This is the 1962 story of a pregnant French girl who finds a room in a boarding house when her father kicks her out and gradually comes to find a home there too. Other than Leslie Caron in the starring role, the cast is fairly unfamiliar to me although that is Brock Peters playing the horn. One of those movies where you could wallow in its misery. My favorite kind at fourteen (and sometimes now). One of the many British movies about the working class from the fifties and sixties. It is rare now to find movies that treat urban blue-collar people seriously although perhaps it was then.
What is your favorite movie about this segment of society?
You can find more movies at Todd Mason's blog.
Monday, November 28, 2011
Benoit Lelievre, Blood on the Dance Floor
My girlfriend, life partner and real life buddy cop Josie works for Cirque du Soleil. She's not an acrobat or a contortionist or anything like that, but she's working there. That doesn't get me a lot of perks, except maybe for the bragging rights to say this, but I get to see a show once in a while.
Last October was the premiere of Michael Jackson: The Immortal World Tour at the Bell Center and being a Michael Jackson fan, I went there and had a lot of fun. It's a great show. I had a lot of fun over there, rocking out to MJ's tunes. I forgot about his dark half for a few hours and let the music carry me somewhere else.
It's a few days later that I have learned about Off The Record, Luca Veste's project of making an anthology with stories based on classic rock songs. Luca offered me a place on the project, granted I could write a story before the deadline and I did. On any given date that was not after a Michael Jackson tribute, I would have written a story about another song. Probably Motorhead's IN THE NAME OF TRAGEDY or The Stooge's DOWN ON THE STREET.
But not that day.
Still reeling from Michael's unparalleled danceable vibes, I decide to try my luck with BLOOD ON THE DANCE FLOOR, a song that tells a story about the dangers of desire. I love to write about desire because it's a deceitful emotion. It camouflages itself as love or other pure feelings, but it's nothing like it. Desire is a primal urge, a chemical reaction to beauty and pheromones. No matter how we try to disguise it, make it wear a veil of purity, desire is raw and often ugly.
I'm not going to spoil what BLOOD ON THE DANCEFLOOR (I know, Luca “britified” the title a little bit), but it's a story that involves desire, dancing (a lot of dancing) and a girl named Susie. Because that's what it's all about right? Desire. Women and a shitload of confusing behaviour. Thanks to Josie, Micheal Jackson, Cirque du Soleil and Luca Veste, this story was born.
Benoit Lelievre writes stories. They often involve crime, but they are about sad and desperate people, first and foremost. People who are pushed to the extreme and decide to retaliate and take back what's theirs. He also writes on a daily basis on his blog Dead End Follies (www.deadendfollies.com) where he reviews books, movies and talks about different things pop culture related.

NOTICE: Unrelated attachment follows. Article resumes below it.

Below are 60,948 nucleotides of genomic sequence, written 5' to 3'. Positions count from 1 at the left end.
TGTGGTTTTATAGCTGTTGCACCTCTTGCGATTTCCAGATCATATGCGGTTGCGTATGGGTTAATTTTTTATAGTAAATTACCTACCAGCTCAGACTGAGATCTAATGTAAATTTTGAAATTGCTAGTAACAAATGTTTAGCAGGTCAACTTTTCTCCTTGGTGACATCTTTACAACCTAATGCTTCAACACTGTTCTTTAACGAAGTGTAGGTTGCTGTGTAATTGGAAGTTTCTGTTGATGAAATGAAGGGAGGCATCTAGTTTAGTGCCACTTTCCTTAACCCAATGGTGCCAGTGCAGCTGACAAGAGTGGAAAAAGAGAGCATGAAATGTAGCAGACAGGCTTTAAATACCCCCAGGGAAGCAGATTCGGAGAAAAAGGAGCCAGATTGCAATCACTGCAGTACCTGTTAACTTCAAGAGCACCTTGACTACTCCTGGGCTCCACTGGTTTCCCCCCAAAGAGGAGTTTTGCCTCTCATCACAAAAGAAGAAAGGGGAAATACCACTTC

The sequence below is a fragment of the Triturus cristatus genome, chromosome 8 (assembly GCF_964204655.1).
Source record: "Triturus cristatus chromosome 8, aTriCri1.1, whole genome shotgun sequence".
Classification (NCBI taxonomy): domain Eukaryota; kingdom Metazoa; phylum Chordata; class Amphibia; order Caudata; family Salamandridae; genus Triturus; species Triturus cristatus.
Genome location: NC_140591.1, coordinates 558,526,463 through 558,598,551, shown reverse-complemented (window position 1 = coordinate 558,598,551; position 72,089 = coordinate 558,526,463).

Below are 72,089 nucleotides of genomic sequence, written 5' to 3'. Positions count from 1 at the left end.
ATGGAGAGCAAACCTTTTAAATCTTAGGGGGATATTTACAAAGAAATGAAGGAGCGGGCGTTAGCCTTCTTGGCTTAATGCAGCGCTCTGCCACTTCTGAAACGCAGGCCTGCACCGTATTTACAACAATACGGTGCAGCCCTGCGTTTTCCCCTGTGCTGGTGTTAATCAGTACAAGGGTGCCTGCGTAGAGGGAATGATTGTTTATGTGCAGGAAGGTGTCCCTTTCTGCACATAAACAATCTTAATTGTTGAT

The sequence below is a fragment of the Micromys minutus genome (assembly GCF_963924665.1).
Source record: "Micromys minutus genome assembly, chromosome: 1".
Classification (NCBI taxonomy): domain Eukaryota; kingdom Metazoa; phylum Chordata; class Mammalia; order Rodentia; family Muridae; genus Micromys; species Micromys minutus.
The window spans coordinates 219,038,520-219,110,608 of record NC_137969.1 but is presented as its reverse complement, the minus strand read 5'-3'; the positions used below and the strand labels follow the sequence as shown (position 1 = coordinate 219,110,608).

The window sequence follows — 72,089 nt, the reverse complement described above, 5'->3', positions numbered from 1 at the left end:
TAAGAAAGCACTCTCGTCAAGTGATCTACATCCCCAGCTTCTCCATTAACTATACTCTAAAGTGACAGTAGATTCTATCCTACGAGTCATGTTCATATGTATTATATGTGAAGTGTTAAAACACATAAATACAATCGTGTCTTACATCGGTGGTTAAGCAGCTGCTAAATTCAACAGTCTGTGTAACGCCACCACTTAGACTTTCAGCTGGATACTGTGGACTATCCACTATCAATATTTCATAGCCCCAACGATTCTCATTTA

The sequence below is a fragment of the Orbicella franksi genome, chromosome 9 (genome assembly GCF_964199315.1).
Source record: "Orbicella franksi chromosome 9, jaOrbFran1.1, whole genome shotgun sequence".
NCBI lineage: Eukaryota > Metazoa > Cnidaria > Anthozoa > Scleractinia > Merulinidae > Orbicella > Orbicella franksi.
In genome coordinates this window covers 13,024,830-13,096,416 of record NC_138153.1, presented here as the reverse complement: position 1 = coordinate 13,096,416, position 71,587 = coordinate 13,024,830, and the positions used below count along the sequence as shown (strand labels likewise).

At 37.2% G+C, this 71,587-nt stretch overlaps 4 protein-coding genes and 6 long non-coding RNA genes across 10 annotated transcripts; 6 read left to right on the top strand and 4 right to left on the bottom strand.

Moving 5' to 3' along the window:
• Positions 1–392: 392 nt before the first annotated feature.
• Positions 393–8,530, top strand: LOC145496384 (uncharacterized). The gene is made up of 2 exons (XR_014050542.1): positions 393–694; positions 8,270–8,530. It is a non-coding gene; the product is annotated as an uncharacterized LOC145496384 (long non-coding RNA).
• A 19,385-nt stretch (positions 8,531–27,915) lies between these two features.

Les Edgerton, Small Change
First, I’d like to thank Patti for her generosity in giving us space here to talk about how we came to write our stories for Luca Veste’s remarkable anthology, OFF THE RECORD. Patti has a well-deserved reputation for helping both new and established writers gain exposure to the reading public and to our colleagues and peers. Thanks, Patti!
Now. How I came to write my story for the collection, based on Tom Waits’ song “Small Change.”
I’ve lived in New Orleans for much of my life and from time to time, I’d go into a bar I haunted on a regular basis—The Dungeon--and the barkeep would say, “You just missed so and so.” He’d name a movie star or famous singer, and I’d shake my head at my bad luck. One time, I went into The Dungeon with my girlfriend Cat and the bartender told us we’d just missed Tom Waits. I asked where he’d been sitting and the guy pointed out a stool and I went over and sat down, positive I could still feel his body warmth on the seat.
One of those existential moments…
I’ve been a fan of Waits’ work forever. Most of it. I don’t care as much for the songs when he’s been through rehab—has too much of the smooth, mellifluous sound stylings of a Harry Connick, Jr. I much prefer the raspy, whiskey voice he employs that I imagine is his sound just before he goes into rehab.
The voice he sings “Small Change” with.
For years, I’ve used that song whenever I teach a unit on poetry when I’m toiling at a university. Kids are amazed that I consider this poetry and they much prefer it to the sonnets of John Donne or Andrew Marvell. Nothing against these fine poets, but today’s youth seem to connect with street minstrels like Waits somewhat more. Many are surprised to learn that there are those of us who consider songs like this as brilliant poetry. A few years ago, I spent three years as writer-in-residence at the University of Toledo and based a presentation on Mr. Waits’ song. The second year I was there, a pair of students approached me after the first class session and asked when I was going to “do the Waits thing.” They said that was the sole reason they’d taken the class. Cool.